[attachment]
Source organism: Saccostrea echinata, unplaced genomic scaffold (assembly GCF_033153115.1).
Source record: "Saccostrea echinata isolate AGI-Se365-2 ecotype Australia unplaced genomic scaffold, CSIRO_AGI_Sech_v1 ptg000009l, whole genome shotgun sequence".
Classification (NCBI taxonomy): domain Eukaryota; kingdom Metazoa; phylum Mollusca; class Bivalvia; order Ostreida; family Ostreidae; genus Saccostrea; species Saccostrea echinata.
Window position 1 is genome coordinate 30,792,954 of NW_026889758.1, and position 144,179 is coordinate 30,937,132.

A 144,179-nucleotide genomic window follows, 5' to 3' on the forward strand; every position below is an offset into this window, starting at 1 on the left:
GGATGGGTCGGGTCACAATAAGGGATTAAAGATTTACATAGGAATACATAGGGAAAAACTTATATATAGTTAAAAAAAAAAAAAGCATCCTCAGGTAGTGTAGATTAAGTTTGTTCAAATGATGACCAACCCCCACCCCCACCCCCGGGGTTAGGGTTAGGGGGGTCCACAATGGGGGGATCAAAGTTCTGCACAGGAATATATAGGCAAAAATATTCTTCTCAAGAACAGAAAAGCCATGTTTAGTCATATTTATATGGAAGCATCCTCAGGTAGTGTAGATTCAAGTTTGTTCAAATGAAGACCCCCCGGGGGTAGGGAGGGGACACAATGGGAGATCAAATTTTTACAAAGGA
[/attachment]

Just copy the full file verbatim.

Source organism: Saccostrea echinata, unplaced genomic scaffold (assembly GCF_033153115.1).
Source record: "Saccostrea echinata isolate AGI-Se365-2 ecotype Australia unplaced genomic scaffold, CSIRO_AGI_Sech_v1 ptg000009l, whole genome shotgun sequence".
Classification (NCBI taxonomy): domain Eukaryota; kingdom Metazoa; phylum Mollusca; class Bivalvia; order Ostreida; family Ostreidae; genus Saccostrea; species Saccostrea echinata.
Window position 1 is genome coordinate 30,792,954 of NW_026889758.1, and position 144,179 is coordinate 30,937,132.

A 144,179-nucleotide genomic window follows, 5' to 3' on the forward strand; every position below is an offset into this window, starting at 1 on the left:
GGATGGGTCGGGTCACAATAAGGGATTAAAGATTTACATAGGAATACATAGGGAAAAACTTATATATAGTTAAAAAAAAAAAAAGCATCCTCAGGTAGTGTAGATTAAGTTTGTTCAAATGATGACCAACCCCCACCCCCACCCCCGGGGTTAGGGTTAGGGGGGTCCACAATGGGGGGATCAAAGTTCTGCACAGGAATATATAGGCAAAAATATTCTTCTCAAGAACAGAAAAGCCATGTTTAGTCATATTTATATGGAAGCATCCTCAGGTAGTGTAGATTCAAGTTTGTTCAAATGAAGACCCCCCGGGGGTAGGGAGGGGACACAATGGGAGATCAAATTTTTACAAAGGA